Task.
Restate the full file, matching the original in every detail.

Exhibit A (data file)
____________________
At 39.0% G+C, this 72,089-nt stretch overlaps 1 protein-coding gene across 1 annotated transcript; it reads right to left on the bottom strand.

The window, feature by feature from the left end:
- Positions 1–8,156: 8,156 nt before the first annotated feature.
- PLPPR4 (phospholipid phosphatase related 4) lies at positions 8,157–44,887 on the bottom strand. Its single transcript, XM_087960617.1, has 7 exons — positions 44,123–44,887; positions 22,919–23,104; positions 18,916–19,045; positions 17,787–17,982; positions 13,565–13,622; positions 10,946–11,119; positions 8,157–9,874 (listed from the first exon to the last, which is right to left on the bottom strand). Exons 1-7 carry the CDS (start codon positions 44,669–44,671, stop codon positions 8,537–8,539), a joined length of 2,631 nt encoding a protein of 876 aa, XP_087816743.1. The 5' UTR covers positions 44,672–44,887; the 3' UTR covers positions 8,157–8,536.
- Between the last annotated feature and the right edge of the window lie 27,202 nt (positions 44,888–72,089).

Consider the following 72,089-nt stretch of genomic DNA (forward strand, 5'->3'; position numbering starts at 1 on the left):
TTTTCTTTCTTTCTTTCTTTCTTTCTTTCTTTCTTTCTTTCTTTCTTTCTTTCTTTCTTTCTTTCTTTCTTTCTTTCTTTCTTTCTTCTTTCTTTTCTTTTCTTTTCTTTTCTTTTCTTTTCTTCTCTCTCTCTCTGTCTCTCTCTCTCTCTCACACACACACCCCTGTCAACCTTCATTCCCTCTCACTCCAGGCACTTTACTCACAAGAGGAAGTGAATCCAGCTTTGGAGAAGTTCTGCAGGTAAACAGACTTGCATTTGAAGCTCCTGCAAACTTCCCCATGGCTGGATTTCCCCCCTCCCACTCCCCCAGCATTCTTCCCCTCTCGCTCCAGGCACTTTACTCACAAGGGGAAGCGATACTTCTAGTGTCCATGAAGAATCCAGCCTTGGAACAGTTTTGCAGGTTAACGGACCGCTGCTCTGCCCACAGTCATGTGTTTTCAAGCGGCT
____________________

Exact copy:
At 39.0% G+C, this 72,089-nt stretch overlaps 1 protein-coding gene across 1 annotated transcript; it reads right to left on the bottom strand.

The window, feature by feature from the left end:
- Positions 1–8,156: 8,156 nt before the first annotated feature.
- PLPPR4 (phospholipid phosphatase related 4) lies at positions 8,157–44,887 on the bottom strand. Its single transcript, XM_087960617.1, has 7 exons — positions 44,123–44,887; positions 22,919–23,104; positions 18,916–19,045; positions 17,787–17,982; positions 13,565–13,622; positions 10,946–11,119; positions 8,157–9,874 (listed from the first exon to the last, which is right to left on the bottom strand). Exons 1-7 carry the CDS (start codon positions 44,669–44,671, stop codon positions 8,537–8,539), a joined length of 2,631 nt encoding a protein of 876 aa, XP_087816743.1. The 5' UTR covers positions 44,672–44,887; the 3' UTR covers positions 8,157–8,536.
- Between the last annotated feature and the right edge of the window lie 27,202 nt (positions 44,888–72,089).

Consider the following 72,089-nt stretch of genomic DNA (forward strand, 5'->3'; position numbering starts at 1 on the left):
TTTTCTTTCTTTCTTTCTTTCTTTCTTTCTTTCTTTCTTTCTTTCTTTCTTTCTTTCTTTCTTTCTTTCTTTCTTTCTTTCTTTCTTCTTTCTTTTCTTTTCTTTTCTTTTCTTTTCTTTTCTTCTCTCTCTCTCTGTCTCTCTCTCTCTCTCACACACACACCCCTGTCAACCTTCATTCCCTCTCACTCCAGGCACTTTACTCACAAGAGGAAGTGAATCCAGCTTTGGAGAAGTTCTGCAGGTAAACAGACTTGCATTTGAAGCTCCTGCAAACTTCCCCATGGCTGGATTTCCCCCCTCCCACTCCCCCAGCATTCTTCCCCTCTCGCTCCAGGCACTTTACTCACAAGGGGAAGCGATACTTCTAGTGTCCATGAAGAATCCAGCCTTGGAACAGTTTTGCAGGTTAACGGACCGCTGCTCTGCCCACAGTCATGTGTTTTCAAGCGGCT